EPA's Associate Administrator for the Office of Policy, Samantha Dravis; and EPA’s Chief of Operations, Henry Darwin, announced the launch at EPA Headquarters on Oct. 3. Both Dravis and Darwin are new to the agency. Dravis previously served in a senior role with the Republican Attorneys General Association and its Rule of Law Defense Fund, groups that fought alongside Pruitt against the Obama Administration’s Clean Power Plan. Darwin ran the Arizona Department of Environmental Quality from 2011 to 2015 and served as interim director of the state’s Department of Economic Security from November through May. Dravis and Darwin were joined by industry representatives who, not surprisingly, support less regulation and enforcement and more collaboration.
What Industry Reps Have To Say
“The auto industry is living through what may be its most dynamic moment in history,” said Mitch Bainwol, president and CEO of the Alliance of Automobile Manufacturers. “Our technology is transforming the driving experience and mobility models, offering more fuel efficient and safer transportation for all. We are breaking ground on new plants and expanding existing plants to build the most innovative vehicles in the world. And as we innovate and produce, we are a vital – if not the vital – catalyst for the American economy, providing millions of jobs from coast to coast building, selling and servicing the vehicles that animate our economy. The Smart Sectors Program benefits us all by providing an open and transparent dialogue on policy that is predicated on solid facts and meaningful data. Protecting the environment while supporting economic growth – these twin goals are paramount, mutually supportive, and enabled by thoughtful collaboration between government and business.”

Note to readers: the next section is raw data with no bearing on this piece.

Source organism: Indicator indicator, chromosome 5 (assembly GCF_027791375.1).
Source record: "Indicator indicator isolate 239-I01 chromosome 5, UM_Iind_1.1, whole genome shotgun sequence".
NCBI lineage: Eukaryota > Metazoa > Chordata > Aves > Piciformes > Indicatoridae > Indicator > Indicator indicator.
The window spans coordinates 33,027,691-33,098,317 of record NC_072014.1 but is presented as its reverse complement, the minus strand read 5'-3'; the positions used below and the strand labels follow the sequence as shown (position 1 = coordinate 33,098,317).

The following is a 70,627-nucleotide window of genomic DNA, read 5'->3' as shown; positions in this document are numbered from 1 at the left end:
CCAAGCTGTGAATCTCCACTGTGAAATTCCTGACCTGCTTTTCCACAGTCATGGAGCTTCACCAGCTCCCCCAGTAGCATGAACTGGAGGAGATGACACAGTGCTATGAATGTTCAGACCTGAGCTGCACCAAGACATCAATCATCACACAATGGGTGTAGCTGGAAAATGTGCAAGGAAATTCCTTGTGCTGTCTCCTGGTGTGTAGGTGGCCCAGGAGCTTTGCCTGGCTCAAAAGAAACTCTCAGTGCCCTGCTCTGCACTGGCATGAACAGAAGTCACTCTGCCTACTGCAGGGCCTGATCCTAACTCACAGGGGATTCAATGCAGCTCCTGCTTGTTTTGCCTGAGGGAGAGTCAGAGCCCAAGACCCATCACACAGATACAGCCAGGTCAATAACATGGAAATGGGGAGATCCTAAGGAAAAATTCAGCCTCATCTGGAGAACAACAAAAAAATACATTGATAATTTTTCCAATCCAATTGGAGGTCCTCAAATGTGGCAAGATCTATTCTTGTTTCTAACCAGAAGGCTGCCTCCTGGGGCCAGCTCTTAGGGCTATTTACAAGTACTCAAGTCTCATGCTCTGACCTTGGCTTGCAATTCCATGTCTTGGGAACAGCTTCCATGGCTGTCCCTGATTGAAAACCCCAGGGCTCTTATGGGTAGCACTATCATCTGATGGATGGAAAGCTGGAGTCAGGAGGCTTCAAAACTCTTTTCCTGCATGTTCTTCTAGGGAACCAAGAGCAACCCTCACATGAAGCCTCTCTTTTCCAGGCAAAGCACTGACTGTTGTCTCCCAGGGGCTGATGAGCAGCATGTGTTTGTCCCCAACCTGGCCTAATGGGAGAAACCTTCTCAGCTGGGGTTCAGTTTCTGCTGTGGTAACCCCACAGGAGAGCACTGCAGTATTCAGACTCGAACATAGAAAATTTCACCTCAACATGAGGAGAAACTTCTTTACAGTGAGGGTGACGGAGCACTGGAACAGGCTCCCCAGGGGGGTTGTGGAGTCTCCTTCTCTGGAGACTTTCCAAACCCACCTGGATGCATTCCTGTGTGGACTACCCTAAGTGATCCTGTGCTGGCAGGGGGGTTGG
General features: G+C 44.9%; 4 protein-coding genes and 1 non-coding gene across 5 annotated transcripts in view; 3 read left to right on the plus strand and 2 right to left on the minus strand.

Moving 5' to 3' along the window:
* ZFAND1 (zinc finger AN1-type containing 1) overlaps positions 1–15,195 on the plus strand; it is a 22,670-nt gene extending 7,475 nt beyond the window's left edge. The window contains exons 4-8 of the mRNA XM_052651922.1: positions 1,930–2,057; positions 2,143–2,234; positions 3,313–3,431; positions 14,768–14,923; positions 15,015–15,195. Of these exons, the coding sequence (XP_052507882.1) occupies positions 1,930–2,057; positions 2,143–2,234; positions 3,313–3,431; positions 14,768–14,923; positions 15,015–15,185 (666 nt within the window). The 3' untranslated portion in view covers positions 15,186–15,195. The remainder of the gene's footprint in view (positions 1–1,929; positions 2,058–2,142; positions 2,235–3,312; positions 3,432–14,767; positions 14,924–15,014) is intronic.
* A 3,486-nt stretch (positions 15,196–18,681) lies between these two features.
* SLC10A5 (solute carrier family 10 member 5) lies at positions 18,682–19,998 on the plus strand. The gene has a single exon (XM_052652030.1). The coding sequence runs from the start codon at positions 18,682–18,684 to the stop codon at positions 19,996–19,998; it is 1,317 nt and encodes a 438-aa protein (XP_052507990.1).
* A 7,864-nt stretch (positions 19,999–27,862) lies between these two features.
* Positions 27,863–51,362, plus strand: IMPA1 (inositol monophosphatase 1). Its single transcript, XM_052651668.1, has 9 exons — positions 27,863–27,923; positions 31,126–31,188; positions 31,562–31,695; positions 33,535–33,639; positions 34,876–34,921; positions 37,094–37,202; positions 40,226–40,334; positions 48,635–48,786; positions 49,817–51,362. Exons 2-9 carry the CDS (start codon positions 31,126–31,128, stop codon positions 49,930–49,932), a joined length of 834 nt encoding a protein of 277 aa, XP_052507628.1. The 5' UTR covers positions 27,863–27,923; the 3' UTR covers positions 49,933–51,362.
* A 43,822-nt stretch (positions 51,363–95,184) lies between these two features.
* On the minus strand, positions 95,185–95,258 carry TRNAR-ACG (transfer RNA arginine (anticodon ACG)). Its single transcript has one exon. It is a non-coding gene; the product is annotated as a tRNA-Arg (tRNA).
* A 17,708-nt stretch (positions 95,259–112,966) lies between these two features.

“The Smart Sectors Program shows it’s a new day at EPA, and that’s good news for the environment and the economy,” said Michael D. Bellaman, president and CEO of Associated Builders and Contractors. “The nation’s construction industry welcomes the opportunity to collaborate with regulators to ensure that environmental protection is streamlined and cost effective. That’s the way government can help industry be more productive, create more jobs and grow the economy.”